As mentioned earlier, knowing the history and evolution of enterprise software is essential to understand its current application and its future developments. ERP was an important step in an ongoing evolution of computer tools that began in the 1960s. Each evolutionary step is built on the fundamentals and principles developed within the previous one.
It should be noted that the underpinning of the most sophisticated business applications systems today still remains the same mathematical model introduced in the first MRP systems. This model of "what do I need, what do I already have, and what do I need to get and when" will be the backbone of the integrated, Internet-enabled supply chain.
Technology can never totally replace an effective demand management process. Therefore we have always regarded some analysts' hasty predictions of ERP's demise at the end of the 1990s as frivolous. The fundamental shortcomings of ERP revealed by the advance of technology and increasing customer demands have been addressed by extended-ERP point solutions (bolt-ons), and ERP vendors are expected to continue their quest for delivering more complete solutions. As mentioned earlier, there has been a renewed recognition that ERP is imperative to managing and controlling internal materials movements and processes, and it forms the foundation for collaboration, e-business, CRM, SCM, and so forth. Therefore, while the traditional introspective mind-set of ERP becomes history, its functionality remains critical. The "new economy" of the late 1990s will not have caused the obsolescence of general ledger (GL) and accounts payable and receivable (AP/AR) for example. Quite the contrary, it will have only emphasized their importance.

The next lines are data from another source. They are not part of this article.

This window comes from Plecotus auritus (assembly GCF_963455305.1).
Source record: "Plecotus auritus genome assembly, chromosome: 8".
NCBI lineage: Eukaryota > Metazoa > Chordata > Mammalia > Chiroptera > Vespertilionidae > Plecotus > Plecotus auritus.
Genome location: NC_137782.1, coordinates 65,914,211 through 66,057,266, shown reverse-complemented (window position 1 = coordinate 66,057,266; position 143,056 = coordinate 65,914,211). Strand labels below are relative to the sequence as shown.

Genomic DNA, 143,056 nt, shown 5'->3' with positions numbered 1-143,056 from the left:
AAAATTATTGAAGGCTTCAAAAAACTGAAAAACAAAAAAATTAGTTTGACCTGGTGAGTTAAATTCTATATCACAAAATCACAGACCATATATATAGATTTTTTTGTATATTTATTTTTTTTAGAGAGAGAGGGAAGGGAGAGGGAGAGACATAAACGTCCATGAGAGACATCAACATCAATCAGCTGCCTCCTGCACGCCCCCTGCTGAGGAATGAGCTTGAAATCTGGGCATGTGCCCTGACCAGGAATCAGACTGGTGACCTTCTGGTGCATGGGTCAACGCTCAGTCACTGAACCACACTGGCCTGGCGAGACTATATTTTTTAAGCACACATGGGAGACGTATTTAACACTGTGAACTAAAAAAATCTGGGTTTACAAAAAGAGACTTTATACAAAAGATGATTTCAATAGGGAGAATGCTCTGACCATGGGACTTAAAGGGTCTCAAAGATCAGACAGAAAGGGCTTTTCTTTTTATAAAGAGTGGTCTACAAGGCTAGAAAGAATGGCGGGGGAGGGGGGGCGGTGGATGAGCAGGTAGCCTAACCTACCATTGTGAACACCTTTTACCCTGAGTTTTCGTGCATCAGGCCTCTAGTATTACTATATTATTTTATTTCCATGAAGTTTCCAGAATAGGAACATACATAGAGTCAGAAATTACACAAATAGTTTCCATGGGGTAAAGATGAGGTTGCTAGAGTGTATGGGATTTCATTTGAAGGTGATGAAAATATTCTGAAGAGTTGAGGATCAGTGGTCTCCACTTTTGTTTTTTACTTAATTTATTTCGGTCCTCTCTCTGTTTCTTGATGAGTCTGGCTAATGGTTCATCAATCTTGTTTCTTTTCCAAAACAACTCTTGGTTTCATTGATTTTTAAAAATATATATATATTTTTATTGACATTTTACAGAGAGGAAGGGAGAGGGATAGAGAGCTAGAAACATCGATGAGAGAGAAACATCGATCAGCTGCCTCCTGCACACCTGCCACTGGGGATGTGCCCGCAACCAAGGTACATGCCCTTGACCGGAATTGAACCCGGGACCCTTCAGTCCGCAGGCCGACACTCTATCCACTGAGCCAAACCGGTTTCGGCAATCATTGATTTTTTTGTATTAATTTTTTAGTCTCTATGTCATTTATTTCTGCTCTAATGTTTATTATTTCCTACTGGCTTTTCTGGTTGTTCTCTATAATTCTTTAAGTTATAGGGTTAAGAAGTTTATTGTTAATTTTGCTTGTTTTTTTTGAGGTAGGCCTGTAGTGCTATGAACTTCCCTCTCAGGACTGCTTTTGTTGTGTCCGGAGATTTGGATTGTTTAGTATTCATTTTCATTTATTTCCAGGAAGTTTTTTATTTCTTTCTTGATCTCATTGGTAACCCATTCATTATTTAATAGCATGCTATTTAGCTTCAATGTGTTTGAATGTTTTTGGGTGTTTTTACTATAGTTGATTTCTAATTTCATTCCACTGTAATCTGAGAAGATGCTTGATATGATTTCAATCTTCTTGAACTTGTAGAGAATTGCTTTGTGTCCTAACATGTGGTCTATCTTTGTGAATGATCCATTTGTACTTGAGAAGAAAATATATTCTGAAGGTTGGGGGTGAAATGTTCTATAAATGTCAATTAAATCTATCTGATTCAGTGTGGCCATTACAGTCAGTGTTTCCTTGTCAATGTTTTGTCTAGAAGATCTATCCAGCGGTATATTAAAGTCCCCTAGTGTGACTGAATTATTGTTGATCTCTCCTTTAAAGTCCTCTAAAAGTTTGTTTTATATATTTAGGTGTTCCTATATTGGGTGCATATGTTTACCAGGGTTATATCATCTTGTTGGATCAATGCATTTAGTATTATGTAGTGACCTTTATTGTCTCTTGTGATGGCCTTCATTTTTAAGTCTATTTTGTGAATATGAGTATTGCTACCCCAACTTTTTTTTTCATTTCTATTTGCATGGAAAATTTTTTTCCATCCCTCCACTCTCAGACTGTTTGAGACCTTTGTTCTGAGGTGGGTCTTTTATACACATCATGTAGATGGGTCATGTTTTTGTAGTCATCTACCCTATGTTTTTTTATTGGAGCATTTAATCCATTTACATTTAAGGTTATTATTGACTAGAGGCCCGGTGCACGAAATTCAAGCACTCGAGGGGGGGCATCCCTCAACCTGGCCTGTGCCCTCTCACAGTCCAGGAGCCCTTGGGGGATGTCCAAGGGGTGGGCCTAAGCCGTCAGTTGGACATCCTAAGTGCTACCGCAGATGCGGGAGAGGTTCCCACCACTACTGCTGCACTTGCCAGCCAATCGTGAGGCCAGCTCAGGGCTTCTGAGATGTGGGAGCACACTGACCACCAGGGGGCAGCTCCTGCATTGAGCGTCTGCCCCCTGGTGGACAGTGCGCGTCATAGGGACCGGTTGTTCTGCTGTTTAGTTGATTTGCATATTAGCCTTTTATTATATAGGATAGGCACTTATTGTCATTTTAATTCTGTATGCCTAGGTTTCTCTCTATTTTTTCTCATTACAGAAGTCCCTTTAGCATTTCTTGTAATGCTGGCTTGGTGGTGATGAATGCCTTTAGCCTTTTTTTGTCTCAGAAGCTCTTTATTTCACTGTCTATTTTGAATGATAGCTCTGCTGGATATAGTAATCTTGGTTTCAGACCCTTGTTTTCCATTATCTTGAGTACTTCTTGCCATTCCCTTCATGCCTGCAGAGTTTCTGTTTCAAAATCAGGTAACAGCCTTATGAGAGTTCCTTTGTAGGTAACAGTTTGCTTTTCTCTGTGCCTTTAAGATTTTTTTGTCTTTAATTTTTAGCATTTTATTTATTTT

one should ensure the transaction coherency that this extended scope of enterprise
applications might likely hinder. In other words, unless all the functional
modules have access to and use the same data in near real-time, unless all processes
are fully integrated (so that, for example, a mobile sales representative can
see the live inventory data for order promising), and unless users can seamlessly
move from one module to another, we are not talking about coherency but rather
about the hodgepodge of disconnected (or very loosely connected, in the best
scenario) islands of information. While there is a promise of new technologies
like portals, Web Services, layers of abstraction between application
components, and so on, all to contribute to seamlessly connecting people, data
and processes, that is still largely the most probable case within the context
of a homogenous offering from a single vendor, and only whose all applications
concurrently "look" at the same data.
Sources and Recommended Further Readings
Tools, Techniques, and Applications for Integrating the Supply Chain. Second
Carol A. Ptak, CFPIM, CIRM, and Eli Schragenheim; The St. Lucie Press/APICS
Series on Resource Management; 2nd Edition, 2003
Readings in ERP;
APICS Complex Industries SIG, 1999
Your ERP System: A Practical Guide for Managers;
Dr. Scott Hamilton; McGraw-Hill Trade, 2002